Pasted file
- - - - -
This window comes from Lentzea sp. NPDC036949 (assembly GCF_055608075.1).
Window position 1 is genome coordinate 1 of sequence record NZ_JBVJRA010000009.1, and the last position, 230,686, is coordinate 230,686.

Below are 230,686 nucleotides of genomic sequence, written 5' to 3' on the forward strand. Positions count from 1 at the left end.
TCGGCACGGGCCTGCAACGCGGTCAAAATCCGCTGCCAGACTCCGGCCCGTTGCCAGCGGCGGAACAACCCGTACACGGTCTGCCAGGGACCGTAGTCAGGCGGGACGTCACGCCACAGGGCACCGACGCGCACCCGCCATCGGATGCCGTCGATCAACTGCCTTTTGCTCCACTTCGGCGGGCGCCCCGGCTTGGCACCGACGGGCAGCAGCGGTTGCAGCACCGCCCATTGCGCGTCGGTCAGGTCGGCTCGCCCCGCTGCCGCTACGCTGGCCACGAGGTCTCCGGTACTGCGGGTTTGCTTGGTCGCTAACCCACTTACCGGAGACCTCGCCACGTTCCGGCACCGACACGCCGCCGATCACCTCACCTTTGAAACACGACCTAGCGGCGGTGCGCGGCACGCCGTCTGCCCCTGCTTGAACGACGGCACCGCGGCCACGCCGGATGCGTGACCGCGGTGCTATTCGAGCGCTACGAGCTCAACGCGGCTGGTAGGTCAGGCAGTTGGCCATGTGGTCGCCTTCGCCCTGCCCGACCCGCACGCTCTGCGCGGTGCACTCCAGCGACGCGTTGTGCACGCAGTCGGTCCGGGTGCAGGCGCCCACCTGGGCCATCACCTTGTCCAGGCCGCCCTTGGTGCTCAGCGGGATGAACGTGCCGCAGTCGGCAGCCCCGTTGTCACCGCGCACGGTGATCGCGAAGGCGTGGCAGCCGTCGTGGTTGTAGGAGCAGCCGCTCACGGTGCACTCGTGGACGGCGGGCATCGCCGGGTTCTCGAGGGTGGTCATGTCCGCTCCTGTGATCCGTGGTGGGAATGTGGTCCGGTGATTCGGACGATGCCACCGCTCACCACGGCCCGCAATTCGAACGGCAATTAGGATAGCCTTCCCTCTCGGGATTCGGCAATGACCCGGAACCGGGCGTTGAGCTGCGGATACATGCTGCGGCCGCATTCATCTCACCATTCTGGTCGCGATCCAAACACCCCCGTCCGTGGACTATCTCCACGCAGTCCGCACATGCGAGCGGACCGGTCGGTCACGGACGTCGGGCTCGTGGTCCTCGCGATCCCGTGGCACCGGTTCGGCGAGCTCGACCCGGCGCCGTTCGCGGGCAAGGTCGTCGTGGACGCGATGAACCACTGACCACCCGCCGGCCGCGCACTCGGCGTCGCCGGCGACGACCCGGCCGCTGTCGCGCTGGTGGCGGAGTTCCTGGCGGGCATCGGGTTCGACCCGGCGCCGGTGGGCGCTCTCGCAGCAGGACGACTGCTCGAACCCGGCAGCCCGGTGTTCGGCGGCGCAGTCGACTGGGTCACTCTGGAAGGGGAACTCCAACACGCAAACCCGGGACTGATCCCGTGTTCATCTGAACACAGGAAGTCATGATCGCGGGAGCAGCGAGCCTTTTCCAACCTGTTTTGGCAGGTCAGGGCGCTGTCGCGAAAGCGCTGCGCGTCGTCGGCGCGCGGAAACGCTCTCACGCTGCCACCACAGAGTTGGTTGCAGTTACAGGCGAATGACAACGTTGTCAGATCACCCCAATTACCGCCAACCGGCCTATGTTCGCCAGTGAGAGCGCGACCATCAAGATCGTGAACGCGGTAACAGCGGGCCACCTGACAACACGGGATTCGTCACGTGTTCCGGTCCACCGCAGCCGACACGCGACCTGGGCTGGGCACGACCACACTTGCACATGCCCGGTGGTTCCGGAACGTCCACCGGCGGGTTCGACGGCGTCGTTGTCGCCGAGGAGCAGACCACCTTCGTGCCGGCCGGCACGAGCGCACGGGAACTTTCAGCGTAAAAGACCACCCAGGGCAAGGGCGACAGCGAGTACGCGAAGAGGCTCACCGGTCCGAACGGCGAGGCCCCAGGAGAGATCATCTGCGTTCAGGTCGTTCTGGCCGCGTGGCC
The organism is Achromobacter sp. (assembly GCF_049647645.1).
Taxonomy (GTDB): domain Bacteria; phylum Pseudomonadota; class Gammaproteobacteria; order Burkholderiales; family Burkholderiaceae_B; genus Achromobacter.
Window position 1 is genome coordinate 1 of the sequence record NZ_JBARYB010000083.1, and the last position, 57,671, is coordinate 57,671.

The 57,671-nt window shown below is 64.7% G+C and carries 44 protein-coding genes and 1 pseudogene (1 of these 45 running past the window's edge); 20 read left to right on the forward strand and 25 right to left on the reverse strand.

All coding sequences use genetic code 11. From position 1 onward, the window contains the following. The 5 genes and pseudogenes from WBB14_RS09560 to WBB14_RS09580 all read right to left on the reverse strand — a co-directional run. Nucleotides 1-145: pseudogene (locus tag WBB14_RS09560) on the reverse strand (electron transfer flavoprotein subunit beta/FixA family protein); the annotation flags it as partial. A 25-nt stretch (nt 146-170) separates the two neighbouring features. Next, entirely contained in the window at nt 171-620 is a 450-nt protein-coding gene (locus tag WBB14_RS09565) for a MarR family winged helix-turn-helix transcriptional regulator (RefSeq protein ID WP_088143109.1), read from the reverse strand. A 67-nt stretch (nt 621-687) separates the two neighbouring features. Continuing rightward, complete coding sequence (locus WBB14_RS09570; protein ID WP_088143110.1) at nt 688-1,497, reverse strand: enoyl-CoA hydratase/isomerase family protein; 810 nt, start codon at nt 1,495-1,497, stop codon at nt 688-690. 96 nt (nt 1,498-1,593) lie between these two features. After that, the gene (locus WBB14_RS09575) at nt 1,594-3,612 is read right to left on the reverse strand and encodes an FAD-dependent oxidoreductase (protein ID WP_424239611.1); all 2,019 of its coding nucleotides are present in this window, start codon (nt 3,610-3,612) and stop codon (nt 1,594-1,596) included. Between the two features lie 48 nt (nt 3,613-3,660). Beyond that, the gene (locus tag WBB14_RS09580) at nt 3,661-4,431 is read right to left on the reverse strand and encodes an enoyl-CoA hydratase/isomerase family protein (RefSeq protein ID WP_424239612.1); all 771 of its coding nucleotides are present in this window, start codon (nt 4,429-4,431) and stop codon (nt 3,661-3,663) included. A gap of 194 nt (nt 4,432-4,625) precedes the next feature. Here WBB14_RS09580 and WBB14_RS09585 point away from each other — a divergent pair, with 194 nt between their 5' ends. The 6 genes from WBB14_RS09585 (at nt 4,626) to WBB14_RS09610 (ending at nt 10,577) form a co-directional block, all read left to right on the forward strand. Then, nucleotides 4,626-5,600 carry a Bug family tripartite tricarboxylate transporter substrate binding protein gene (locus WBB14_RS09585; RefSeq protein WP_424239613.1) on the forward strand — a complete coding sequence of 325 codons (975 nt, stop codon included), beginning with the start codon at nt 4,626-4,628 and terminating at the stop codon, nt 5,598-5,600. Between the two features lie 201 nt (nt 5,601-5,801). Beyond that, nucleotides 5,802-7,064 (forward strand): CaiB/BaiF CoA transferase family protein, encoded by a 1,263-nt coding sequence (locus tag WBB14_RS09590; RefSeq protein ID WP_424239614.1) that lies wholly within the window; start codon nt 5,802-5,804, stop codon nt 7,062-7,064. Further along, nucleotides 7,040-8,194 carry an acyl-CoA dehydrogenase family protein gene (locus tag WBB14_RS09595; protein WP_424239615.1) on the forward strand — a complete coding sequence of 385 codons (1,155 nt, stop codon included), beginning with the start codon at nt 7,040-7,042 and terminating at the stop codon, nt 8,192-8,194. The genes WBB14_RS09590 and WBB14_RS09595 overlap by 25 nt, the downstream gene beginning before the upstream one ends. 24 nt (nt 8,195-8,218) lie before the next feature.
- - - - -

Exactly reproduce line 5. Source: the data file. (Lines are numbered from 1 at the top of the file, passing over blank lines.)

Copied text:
The organism is Achromobacter sp. (assembly GCF_049647645.1).